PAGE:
Gurzler did not believe there was any significant damage.

Because of the cold weather, Willard Mountain Ski Area did not open on Friday. It will stay closed on Saturday with plans to re-open on Sunday.

Saturday is projected to get even colder with a high temperature reaching only minus 1 degree, according to the National Weather Service. The forecast calls for a low temperature of minus 24 degrees. Things warm up on Sunday with a high temperature of 13 degrees.

Hans Pennink, Associated Press  


After 'drugged driving' arrest, woman tries to clear name

GLENS FALLS — Angela Lynds isn’t sure what caused police to conclude she was impaired after a two-car crash in Glens Falls last March. She thinks it was probably her shock about the collision and concern over the condition of her two young sons in the back seat.

A test by officers using a new device indicated she had used amphetamines, and the Gansevoort woman was charged with felony aggravated driving while impaired by drugs and with multiple misdemeanors.

She was charged with a felony because she had children in her vehicle. A followup investigation by Warren County Child Protective Services ensued, and her driver’s license was suspended.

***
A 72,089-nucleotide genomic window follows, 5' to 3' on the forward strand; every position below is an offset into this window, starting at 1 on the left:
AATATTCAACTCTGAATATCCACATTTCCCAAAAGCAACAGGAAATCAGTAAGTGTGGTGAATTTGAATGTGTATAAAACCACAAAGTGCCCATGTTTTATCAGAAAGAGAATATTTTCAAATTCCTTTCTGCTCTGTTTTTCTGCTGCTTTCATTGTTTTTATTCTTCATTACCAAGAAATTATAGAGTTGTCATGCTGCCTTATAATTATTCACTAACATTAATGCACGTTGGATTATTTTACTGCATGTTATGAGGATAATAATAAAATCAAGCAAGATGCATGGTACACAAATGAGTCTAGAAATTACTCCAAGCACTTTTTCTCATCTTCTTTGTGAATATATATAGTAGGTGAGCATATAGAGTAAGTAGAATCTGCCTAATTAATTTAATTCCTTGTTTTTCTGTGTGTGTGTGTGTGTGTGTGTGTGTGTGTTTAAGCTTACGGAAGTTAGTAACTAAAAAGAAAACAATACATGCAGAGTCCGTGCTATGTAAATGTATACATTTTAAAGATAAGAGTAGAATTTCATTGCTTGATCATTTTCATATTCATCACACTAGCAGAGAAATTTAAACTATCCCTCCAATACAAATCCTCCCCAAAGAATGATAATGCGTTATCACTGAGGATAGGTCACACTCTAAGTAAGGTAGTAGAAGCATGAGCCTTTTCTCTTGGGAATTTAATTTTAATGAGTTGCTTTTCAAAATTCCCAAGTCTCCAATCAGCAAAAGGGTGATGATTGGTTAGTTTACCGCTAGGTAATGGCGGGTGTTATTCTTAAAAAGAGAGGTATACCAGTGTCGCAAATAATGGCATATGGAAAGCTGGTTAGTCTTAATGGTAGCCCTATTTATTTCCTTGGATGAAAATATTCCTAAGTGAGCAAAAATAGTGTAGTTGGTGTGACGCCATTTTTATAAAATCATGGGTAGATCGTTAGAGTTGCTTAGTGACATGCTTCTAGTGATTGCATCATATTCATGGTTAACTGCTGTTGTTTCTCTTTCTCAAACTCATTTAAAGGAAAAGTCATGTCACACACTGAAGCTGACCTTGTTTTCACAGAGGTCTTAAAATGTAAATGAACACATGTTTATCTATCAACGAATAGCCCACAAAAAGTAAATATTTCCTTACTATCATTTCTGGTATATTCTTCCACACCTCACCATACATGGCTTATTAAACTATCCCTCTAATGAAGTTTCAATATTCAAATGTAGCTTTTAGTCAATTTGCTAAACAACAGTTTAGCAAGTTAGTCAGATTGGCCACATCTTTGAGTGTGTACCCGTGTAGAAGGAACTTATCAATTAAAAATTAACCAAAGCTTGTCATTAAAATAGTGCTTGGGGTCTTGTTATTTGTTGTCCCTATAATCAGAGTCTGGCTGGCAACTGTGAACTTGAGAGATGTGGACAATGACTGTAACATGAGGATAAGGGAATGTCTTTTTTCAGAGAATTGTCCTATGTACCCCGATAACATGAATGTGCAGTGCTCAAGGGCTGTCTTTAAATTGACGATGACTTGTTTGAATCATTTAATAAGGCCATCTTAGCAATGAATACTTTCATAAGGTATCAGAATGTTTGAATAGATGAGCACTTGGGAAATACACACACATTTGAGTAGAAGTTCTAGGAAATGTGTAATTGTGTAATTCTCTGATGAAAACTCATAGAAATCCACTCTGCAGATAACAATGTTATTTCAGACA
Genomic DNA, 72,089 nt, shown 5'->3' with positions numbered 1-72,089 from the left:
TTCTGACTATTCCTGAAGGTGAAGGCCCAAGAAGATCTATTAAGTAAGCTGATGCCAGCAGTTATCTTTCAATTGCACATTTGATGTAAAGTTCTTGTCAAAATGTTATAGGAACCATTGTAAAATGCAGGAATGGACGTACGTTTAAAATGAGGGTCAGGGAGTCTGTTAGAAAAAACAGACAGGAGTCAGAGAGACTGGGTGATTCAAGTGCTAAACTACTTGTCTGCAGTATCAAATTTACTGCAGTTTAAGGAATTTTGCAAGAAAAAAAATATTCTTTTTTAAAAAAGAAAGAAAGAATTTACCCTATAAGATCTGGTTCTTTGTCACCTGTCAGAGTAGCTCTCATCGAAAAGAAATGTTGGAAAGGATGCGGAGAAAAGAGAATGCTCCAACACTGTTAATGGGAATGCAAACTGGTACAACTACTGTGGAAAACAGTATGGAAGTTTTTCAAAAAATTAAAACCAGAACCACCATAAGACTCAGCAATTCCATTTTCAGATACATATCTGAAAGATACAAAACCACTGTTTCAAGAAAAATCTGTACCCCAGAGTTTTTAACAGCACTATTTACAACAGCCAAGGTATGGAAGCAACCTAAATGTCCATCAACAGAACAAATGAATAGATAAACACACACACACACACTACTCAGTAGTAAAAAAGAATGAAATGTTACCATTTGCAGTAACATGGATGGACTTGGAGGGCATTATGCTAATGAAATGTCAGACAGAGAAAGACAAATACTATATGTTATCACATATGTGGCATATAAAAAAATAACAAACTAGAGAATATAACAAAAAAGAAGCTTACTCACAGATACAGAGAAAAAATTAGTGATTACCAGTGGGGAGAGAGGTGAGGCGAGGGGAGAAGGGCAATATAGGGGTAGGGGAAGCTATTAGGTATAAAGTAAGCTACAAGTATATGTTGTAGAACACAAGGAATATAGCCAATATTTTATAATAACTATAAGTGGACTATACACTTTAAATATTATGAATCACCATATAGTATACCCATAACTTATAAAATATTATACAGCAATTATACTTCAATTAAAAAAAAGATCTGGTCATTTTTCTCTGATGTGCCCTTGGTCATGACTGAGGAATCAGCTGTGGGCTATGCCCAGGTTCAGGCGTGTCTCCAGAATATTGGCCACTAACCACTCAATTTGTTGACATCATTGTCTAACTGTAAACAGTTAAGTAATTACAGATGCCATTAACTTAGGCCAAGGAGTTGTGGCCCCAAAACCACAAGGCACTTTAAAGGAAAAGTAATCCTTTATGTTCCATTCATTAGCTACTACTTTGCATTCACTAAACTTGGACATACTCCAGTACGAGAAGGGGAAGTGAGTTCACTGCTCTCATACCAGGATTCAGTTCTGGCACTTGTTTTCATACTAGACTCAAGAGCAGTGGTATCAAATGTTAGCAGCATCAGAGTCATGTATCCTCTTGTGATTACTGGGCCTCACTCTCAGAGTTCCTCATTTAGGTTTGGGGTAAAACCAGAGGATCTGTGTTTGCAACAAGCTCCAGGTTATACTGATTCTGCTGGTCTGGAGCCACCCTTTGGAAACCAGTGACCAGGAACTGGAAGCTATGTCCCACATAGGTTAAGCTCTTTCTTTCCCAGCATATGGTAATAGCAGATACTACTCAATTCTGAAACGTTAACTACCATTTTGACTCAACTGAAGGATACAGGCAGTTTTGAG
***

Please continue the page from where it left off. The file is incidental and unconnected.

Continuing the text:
Ten months later, the felony charge and charges that accused Lynds of driving under the influence of drugs have been dismissed, with Lynds pleading guilty to reckless driving, a misdemeanor, instead.

The dismissals came after she paid $8,000 for legal assistance to the Syracuse-area firm Anelli Xavier. She also paid to have an analysis of the blood sample that police took from her to try to quantify the medication in her blood, which showed only the presence of a medication she was prescribed, Adderall. It is a stimulant/amphetamine used for attention deficit hyperactivity disorder, or ADHD.

But she said it was money that was wasted because she never should have been charged in the first place. Officers jumped to the conclusion she was impaired and to blame for the accident, she said.

“I had my two boys in my car. It’s not something I would do,” she said of driving impaired.

The arrest shines a light on the emerging science and police tactics when officers try to determine whether a driver is under the influence of drugs.

While detecting alcohol use in a driver is fairly easy because of the smell and other outward signs, evidence of drug use can be tougher to find.